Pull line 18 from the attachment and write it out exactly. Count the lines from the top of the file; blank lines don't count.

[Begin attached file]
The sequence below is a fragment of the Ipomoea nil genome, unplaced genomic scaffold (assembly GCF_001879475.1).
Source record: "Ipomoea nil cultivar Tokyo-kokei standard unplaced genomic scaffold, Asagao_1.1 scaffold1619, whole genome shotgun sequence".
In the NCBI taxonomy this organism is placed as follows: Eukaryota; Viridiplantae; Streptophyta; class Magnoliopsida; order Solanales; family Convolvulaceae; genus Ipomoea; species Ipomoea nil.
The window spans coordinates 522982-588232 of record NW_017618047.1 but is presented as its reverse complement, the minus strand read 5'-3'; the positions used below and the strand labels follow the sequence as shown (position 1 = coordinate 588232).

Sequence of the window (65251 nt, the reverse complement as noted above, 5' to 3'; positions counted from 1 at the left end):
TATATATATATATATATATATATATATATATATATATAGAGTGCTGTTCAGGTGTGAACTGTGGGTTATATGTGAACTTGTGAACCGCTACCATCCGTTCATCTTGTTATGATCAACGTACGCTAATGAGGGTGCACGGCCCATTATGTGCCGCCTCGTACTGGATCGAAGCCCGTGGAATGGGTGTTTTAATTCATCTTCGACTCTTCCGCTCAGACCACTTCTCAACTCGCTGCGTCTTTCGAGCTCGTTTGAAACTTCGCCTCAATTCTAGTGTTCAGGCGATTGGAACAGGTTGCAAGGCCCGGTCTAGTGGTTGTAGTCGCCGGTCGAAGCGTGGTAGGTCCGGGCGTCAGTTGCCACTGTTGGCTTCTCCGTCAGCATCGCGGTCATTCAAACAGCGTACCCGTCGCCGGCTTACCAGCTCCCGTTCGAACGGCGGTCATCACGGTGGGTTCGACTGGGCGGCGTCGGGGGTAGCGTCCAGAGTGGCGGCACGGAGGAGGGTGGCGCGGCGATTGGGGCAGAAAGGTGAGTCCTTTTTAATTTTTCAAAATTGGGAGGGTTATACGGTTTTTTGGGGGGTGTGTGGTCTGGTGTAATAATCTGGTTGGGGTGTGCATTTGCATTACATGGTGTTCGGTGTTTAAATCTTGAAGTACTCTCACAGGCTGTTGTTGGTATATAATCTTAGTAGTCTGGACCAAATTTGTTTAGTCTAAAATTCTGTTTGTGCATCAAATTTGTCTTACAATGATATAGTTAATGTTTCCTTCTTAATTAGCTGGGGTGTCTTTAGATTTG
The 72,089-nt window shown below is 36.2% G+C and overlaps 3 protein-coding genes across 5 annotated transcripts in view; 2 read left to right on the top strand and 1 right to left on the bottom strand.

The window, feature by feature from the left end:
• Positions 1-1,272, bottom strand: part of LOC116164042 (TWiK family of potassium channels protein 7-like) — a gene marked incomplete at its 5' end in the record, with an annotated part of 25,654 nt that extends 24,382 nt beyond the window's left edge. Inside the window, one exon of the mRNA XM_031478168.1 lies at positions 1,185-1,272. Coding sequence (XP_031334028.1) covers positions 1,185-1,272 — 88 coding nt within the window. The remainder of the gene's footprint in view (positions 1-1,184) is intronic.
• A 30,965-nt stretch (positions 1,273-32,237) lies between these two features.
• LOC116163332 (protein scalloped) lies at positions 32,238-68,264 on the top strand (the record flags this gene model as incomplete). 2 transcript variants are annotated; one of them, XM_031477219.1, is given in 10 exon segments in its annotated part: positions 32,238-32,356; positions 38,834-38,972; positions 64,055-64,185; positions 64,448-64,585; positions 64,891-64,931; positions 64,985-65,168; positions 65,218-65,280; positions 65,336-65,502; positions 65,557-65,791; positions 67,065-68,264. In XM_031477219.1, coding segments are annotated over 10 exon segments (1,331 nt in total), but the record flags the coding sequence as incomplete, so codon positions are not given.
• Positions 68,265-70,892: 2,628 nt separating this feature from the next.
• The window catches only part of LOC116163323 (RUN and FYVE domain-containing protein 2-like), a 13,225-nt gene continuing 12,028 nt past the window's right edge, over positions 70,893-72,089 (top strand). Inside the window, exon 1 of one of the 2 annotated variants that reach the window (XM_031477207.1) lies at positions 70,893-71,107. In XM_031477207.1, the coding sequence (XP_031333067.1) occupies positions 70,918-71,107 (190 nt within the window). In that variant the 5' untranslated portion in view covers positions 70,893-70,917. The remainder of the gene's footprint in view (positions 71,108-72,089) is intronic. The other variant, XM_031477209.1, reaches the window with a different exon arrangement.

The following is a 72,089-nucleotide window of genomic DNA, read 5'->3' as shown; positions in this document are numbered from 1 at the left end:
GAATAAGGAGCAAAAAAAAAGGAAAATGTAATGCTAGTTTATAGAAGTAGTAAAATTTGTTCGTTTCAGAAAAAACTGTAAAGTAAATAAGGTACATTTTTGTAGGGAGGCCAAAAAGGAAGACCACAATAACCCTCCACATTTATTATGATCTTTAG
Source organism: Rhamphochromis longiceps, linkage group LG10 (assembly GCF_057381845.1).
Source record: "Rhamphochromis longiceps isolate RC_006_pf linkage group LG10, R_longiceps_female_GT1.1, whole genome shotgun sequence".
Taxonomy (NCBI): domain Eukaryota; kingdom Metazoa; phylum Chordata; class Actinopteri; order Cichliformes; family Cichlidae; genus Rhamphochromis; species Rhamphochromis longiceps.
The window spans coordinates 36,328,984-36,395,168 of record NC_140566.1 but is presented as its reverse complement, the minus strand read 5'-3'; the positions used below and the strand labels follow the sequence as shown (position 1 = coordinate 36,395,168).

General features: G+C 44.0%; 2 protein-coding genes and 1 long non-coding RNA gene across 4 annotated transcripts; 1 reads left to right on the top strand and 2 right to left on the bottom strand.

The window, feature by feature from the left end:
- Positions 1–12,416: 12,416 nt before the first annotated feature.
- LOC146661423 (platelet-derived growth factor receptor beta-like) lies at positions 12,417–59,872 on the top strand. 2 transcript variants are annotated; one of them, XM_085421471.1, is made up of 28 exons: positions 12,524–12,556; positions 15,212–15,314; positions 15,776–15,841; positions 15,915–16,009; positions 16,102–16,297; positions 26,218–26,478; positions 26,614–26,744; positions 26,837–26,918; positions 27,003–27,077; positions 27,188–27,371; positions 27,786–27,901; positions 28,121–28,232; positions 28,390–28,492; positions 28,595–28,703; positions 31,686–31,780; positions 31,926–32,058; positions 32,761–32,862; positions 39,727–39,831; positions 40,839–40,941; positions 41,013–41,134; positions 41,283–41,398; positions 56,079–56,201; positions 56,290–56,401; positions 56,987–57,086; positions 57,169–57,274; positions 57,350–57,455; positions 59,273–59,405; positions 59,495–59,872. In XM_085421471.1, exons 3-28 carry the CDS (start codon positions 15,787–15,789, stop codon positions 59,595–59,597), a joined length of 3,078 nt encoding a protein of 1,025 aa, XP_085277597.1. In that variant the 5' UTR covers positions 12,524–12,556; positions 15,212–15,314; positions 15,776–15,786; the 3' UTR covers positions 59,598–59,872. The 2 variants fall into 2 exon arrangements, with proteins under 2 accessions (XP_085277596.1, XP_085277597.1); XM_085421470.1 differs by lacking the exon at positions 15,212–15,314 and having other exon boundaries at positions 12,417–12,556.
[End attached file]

Taxonomy (NCBI): domain Eukaryota; kingdom Metazoa; phylum Chordata; class Actinopteri; order Cichliformes; family Cichlidae; genus Rhamphochromis; species Rhamphochromis longiceps.